What is microfilm?
Microfilming is basically a photographic process of copying documents onto film at a reduced size. It is a way of saving 96% of file storage space, having a legally admissible record of your documents which will, properly stored last over 500 years.
Tell me a little more
Documents and files containing mostly A4 and A3 pages can be filmed very economically using 16mm film, whilst drawings, plans and maps of almost any reasonable size can be captured onto 35mm film. It may sound like an unusual exercise, but a large number of companies are now choosing to use microfilm as a backup or deep archive media to protect their most valuable electronic documents. There are a number of reasons why one might chose to do this, not least of which is the current pace of technological advance, which threatens to make software and file formats redundant after only a very short life cycle.
Can microfilm and digital live together?
Microfilm is the perfect solution for long-term archiving. As well as its longevity, it is legally admissible. However, it does not have the accessibility of imaging systems and cannot be considered viable when rapid, multi-user access is necessary. As a result, many projects overlook microfilm, based on its retrieval capabilities. However microfilm is an excellent media for being digitally scanned as the microfilm image is very small, and is very quick to scan (compared to a sheet of A4 paper). The legacy from decades of producing microfilm is that many documents archived fifty years ago are still readable today and can be easily digitised if required. With microfilm there are no concerns about platform changes, software upgrades and viruses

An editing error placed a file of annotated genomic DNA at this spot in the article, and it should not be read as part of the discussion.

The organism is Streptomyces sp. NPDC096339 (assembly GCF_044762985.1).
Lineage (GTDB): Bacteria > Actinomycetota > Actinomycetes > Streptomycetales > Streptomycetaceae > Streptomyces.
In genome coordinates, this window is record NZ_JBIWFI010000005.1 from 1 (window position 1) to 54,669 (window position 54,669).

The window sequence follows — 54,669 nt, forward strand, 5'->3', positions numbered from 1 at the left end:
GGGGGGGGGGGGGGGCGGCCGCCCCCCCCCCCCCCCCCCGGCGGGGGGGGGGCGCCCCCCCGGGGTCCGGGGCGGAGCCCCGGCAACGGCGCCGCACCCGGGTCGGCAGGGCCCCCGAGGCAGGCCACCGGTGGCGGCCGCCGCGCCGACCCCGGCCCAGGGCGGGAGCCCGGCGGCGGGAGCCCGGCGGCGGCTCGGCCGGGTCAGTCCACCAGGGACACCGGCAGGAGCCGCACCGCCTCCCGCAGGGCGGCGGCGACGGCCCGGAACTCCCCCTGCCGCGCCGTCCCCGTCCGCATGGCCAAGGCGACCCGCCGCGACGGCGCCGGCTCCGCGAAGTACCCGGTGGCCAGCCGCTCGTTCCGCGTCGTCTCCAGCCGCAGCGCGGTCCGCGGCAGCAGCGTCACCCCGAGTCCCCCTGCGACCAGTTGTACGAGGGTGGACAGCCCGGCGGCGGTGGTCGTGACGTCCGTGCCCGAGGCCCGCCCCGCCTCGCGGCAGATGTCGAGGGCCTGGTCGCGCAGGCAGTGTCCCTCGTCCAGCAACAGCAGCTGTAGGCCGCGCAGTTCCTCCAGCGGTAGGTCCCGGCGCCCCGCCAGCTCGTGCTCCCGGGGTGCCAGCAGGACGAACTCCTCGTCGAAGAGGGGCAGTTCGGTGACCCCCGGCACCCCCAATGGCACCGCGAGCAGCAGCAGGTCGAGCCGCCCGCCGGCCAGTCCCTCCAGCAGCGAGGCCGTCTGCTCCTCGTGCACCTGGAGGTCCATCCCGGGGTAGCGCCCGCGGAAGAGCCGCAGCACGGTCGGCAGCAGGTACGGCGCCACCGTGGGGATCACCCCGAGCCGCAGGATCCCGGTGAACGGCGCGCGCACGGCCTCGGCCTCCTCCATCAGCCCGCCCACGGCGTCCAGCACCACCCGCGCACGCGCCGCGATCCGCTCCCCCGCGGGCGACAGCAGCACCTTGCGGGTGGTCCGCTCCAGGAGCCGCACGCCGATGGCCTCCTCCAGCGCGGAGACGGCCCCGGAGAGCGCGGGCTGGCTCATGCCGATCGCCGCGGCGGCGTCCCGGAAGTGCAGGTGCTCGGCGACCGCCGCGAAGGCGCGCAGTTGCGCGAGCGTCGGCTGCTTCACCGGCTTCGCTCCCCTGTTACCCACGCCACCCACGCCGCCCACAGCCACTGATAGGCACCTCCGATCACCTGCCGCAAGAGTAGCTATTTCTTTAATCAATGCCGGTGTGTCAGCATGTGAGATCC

What we can offer
Micrographic Applications meets or exceeds ASTM standards for archival quality microfilm. We use Kodak silver halide film, 16mm (100'), or 35mm (100'). The majority of our conversion work is done on planetary cameras to enhance image clarity, but rotary 16mm cameras are also available. We have the ability to handle various document sizes from engineering drawings to check size.
Once the documents are filmed and the films processed, they are checked for accuracy, density (optimum darkness) and line resolution.
Images can be returned as roll film or they can be loaded into jackets or aperture cards for ease of use